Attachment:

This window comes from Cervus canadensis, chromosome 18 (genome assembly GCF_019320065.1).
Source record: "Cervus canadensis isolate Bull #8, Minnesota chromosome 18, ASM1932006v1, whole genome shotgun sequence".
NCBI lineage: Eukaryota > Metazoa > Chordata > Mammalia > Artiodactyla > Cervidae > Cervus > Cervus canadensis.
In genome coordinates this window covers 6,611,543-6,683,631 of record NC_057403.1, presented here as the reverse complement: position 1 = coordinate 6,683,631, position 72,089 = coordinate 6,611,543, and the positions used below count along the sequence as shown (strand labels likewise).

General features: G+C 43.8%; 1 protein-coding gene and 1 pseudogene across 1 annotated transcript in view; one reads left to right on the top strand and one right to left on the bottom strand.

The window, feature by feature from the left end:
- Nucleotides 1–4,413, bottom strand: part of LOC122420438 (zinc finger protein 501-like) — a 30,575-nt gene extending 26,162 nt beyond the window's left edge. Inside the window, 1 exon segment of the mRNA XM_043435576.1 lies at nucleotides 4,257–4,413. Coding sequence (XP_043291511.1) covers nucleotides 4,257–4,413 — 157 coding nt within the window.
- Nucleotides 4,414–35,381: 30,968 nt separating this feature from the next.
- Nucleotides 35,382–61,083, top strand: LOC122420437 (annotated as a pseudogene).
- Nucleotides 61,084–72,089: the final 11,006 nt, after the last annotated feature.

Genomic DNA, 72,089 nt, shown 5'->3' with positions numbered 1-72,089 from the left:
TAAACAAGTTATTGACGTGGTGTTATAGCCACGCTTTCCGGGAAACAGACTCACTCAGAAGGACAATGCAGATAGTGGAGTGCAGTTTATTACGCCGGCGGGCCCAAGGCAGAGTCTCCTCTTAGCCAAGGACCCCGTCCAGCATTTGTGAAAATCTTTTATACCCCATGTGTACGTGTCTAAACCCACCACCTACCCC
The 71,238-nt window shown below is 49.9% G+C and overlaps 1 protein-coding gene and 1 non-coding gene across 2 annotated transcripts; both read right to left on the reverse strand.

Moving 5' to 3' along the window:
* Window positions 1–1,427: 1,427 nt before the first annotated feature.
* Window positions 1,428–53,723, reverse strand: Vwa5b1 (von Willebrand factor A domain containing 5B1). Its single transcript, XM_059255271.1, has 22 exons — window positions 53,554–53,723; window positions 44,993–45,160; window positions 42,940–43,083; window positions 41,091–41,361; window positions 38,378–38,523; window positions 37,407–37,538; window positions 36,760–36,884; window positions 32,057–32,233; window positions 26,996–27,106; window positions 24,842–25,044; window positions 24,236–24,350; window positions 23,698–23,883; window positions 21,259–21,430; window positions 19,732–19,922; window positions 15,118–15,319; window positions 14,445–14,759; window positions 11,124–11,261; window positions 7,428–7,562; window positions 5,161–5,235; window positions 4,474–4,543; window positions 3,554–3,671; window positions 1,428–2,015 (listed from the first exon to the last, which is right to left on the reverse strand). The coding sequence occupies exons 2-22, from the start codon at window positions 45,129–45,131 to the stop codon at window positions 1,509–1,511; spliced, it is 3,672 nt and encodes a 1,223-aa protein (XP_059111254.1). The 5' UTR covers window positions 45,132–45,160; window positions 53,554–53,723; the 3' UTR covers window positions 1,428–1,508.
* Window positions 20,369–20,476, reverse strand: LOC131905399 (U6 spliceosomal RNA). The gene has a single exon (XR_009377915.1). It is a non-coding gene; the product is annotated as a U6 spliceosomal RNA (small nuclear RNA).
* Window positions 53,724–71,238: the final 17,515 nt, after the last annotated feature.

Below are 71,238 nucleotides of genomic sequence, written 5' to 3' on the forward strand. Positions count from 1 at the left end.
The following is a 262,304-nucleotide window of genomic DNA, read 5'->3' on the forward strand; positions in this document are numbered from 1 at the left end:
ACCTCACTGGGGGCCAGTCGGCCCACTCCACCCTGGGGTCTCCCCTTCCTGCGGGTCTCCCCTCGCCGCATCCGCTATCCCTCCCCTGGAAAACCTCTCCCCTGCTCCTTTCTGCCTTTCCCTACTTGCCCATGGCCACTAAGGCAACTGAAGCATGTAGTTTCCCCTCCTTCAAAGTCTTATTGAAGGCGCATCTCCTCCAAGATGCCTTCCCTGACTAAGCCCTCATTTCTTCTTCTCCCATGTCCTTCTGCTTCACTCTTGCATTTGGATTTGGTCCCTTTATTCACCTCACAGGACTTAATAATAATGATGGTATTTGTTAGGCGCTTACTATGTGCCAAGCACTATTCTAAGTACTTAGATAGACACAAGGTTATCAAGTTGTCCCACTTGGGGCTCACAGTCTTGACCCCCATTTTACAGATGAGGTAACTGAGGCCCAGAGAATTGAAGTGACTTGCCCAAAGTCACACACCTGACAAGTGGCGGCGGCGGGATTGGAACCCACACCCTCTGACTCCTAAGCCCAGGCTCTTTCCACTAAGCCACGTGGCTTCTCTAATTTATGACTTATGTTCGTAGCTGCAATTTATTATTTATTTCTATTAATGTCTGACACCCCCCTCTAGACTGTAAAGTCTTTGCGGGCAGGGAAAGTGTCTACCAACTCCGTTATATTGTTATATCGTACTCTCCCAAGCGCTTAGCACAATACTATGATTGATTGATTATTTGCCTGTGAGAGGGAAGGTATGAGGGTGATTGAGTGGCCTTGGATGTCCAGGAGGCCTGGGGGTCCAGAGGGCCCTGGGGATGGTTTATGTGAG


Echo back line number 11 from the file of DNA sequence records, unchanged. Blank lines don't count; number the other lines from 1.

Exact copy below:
Genomic DNA, 72,089 nt, shown 5'->3' with positions numbered 1-72,089 from the left: